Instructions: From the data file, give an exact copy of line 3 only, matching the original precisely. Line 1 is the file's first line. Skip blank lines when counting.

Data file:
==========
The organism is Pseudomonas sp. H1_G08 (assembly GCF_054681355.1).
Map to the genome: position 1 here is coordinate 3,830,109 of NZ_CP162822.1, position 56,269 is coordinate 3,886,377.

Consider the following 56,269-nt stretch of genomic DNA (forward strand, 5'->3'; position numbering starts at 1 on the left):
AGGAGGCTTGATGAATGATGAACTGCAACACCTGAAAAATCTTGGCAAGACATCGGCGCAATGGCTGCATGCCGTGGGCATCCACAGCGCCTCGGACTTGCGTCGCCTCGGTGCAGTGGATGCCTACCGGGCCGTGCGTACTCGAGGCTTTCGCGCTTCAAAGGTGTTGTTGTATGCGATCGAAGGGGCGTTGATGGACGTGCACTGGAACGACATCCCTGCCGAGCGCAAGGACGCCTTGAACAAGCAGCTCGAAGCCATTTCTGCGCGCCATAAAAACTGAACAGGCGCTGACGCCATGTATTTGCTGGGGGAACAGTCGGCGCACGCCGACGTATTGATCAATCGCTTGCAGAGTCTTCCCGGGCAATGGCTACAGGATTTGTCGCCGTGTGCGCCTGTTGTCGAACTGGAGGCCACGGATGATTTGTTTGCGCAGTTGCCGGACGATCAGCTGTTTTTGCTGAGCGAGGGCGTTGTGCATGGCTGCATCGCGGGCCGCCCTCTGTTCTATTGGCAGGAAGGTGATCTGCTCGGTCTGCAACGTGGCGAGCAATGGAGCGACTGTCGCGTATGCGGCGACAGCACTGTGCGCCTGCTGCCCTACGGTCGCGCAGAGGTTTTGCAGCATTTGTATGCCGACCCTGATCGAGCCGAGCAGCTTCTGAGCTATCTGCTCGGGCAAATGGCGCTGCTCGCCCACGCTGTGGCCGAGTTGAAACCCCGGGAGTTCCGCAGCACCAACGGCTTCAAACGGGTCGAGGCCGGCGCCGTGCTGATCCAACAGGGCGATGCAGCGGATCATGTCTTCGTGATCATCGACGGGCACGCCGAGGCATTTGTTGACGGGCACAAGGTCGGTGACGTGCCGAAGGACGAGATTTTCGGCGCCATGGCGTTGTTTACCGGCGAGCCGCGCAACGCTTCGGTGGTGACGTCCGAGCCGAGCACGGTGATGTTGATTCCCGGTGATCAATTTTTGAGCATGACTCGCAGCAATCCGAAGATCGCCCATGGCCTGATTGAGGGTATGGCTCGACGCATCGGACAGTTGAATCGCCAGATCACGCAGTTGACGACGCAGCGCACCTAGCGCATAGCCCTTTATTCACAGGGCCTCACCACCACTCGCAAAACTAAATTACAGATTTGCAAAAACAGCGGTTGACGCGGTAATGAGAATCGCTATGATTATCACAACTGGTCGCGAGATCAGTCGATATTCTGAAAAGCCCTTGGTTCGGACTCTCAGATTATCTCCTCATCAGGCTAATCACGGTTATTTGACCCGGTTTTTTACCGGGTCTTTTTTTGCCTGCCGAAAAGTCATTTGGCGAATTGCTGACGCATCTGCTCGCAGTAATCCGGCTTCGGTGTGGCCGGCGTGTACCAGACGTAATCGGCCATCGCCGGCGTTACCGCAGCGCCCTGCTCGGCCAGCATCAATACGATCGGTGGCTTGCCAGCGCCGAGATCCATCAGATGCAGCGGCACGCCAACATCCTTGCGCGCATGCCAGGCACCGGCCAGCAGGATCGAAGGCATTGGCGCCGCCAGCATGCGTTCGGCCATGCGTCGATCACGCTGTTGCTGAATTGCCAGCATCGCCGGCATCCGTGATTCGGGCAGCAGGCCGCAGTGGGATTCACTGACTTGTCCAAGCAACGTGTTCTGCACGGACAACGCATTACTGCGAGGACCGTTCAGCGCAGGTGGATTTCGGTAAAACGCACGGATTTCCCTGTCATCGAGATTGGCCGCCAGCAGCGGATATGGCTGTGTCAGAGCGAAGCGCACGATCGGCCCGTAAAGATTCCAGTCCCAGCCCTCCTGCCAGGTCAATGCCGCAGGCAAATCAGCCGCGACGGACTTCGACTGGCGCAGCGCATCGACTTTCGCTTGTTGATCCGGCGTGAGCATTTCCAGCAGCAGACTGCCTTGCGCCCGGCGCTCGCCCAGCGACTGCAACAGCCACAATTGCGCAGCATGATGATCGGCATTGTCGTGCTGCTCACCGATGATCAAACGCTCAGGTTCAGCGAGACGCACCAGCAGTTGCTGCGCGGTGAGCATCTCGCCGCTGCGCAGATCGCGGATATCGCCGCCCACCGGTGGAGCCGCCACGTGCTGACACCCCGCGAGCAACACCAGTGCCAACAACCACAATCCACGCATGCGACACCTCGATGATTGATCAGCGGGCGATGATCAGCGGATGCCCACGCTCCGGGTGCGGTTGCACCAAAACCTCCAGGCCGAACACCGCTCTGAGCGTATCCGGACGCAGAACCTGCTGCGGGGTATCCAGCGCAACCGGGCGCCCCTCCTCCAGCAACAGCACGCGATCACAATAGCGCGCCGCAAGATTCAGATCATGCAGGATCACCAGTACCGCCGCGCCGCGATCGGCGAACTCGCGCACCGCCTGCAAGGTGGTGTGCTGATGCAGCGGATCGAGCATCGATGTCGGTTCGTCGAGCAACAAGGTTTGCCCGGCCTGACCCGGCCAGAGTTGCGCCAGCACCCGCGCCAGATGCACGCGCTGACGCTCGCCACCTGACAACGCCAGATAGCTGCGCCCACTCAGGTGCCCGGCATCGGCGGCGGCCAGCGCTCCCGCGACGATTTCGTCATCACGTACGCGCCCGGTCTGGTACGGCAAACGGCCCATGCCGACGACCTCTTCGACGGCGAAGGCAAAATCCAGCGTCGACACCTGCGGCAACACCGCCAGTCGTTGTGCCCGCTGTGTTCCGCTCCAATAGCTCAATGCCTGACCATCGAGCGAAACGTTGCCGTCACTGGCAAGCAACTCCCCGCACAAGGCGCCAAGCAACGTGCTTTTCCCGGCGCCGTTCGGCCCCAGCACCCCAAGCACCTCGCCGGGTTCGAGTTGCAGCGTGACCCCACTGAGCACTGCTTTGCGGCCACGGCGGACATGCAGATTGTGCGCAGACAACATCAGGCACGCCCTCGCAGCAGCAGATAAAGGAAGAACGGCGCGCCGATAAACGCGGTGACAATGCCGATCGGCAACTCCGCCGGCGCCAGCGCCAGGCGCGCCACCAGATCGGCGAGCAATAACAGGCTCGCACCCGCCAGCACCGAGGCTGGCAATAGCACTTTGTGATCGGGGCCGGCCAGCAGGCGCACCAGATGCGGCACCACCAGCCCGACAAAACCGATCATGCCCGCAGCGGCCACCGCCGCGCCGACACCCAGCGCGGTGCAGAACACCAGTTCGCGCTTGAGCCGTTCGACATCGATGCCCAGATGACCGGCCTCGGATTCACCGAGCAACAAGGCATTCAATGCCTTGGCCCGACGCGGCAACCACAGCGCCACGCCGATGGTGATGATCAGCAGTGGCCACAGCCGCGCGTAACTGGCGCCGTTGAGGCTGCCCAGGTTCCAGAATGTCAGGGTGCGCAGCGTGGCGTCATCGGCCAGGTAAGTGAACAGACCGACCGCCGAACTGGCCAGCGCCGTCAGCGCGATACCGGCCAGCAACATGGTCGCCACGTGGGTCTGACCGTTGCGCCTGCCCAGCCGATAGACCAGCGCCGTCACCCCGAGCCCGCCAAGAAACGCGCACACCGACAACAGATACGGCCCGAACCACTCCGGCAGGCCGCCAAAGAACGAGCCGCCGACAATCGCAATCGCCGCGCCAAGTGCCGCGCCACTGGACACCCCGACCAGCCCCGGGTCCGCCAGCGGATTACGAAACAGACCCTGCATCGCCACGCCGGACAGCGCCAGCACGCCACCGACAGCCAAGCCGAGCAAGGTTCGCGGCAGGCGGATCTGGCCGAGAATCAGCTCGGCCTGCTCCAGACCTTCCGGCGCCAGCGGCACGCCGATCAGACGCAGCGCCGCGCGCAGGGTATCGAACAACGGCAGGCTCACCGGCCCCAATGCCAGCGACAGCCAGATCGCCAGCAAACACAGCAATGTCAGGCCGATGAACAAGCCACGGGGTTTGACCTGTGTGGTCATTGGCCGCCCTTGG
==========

Consider the following 56,269-nt stretch of genomic DNA (forward strand, 5'->3'; position numbering starts at 1 on the left):